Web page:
So, why did the devil envy Adam and Eve – and why does he envy us: his motive in tempting them – and us – to sin?
Because by his rebellion against God, he (and the other angels who rebelled with him) lost eternal happiness in heaven.
The devil knew that Adam and Eve were destined for eternal happiness in heaven; he knows that we too are destined for eternal happiness – something he can never have. Therefore, out of envy he tempted Adam and Eve; and out of envy he tempts us as well.
Why does God permit the devil to tempt us? This is indeed a mystery. It is part of God’s Providence; His providential plan for the human race.
But we do know that the Devil truly does tempt us.
What are the main tactics the devil uses in tempting? One major tactic he uses is is to convince people that he does not exist.
The existence of Satan and the fallen Angels is a truth revealed by God. Jesus Himself tells us that the devil is a murderer (of divine life in souls) from the beginning; and that he is the Prince of this world (although not the King – who is Jesus Christ – the King of kings and Lord of lords).
In tempting us, the devil and his fallen angels know our weaknesses, because they study us, and will attack in the places that we are most weak and prone to sin.
C.S. Lewis, in his brilliant novel The Screwtape Letters, portrays a seasoned demon giving advice on how to tempt human beings. A marvelous read!
St. Teresa of Avila (Carmelite and Doctor of the Church) says that one common tactic of the devil is to “make us believe that we have virtues when we do not.” This leads to false confidence in ourselves.
She says that “The truly humble person always walks in doubt about his own virtues.”
Old song, “O Lord it’s hard to be humble, when you’re perfect in every way,” pokes fun at this prideful and vain mentality.
I tell students: “I’m the most humble person I know.” (Ha)
Yes, Satan tempts us. We are in spiritual warfare – always. 2nd Peter: “The devil prowls about like a roaring lion, looking for someone to devour. Resist him, solid in your faith.”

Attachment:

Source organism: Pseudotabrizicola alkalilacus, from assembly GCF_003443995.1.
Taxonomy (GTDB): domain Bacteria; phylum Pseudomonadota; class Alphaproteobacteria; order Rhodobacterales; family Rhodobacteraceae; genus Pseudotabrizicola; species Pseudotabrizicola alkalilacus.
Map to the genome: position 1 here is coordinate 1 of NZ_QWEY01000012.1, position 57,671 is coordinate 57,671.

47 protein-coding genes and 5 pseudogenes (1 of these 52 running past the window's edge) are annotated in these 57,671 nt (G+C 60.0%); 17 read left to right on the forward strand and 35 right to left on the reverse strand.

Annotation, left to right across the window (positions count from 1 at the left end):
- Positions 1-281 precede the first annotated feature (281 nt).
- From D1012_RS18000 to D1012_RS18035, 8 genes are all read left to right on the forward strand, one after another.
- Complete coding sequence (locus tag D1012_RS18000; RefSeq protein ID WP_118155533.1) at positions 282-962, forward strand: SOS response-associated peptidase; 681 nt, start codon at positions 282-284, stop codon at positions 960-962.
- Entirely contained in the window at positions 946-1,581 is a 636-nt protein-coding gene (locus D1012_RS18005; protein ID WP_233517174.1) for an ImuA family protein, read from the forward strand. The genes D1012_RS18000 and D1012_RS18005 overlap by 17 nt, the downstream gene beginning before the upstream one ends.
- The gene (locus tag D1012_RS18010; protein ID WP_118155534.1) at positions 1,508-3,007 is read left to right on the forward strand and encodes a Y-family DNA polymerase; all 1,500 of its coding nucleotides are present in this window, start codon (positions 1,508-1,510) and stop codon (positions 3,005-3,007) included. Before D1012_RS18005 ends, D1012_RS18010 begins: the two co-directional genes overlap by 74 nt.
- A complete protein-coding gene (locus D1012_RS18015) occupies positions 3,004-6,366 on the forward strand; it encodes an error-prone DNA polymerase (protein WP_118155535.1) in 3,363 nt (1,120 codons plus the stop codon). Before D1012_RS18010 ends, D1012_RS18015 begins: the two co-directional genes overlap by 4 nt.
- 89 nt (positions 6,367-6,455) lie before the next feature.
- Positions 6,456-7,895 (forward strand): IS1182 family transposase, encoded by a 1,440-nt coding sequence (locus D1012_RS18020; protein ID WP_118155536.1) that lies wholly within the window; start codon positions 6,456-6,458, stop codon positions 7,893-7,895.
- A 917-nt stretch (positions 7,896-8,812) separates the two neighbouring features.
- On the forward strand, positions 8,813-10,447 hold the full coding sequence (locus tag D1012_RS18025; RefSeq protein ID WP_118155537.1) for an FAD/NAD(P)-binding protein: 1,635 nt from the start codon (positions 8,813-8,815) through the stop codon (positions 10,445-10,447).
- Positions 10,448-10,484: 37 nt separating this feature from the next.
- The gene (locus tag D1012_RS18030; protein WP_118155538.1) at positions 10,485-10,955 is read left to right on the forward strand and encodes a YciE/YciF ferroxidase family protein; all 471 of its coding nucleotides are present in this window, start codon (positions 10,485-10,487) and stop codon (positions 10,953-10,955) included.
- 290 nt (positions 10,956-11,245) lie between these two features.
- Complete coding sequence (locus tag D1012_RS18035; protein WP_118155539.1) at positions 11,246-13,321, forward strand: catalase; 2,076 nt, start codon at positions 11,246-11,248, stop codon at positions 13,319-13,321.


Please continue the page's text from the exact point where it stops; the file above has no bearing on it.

However, the power of Satan, although real, is limited. He is only a creature, whose power is limited and subordinated to the will and dominion of God.
And God will always give us the grace to resist temptations, provided we ask for it.
This is why we need to pray – as we do in the Our Father prayer: “Lead us not into temptation” – i.e., do not permit us to be tempted beyond our ability to resist.
And, “deliver us from evil.” Our English translation is somewhat misleading. In the original Greek, there is a definite article before the word “evil”: it reads: “deliver us from the evil” – i.e., from the Evil One.
In other words, we pray not just to be delivered from some abstract evil, but from one who personifies evil, an angelic person, Satan, the Evil One, the angel who hates and opposes God (cf. CCC 2851).
Jesus Himself, in His priestly prayer at the Last Supper, said: I pray heavenly Father “that thou shouldn’t keep them from the evil one” (Jn. 17:5).
The truly humble person that is not overconfident; he realizes that he can fall any time, and constantly prays to God for the strength to resist temptations.
Let us imitate the Blessed Virgin Mary, a perfect model of humility, in always having confidence in God and appealing for His grace to strengthen us against the wiles and tactics of the Evil One.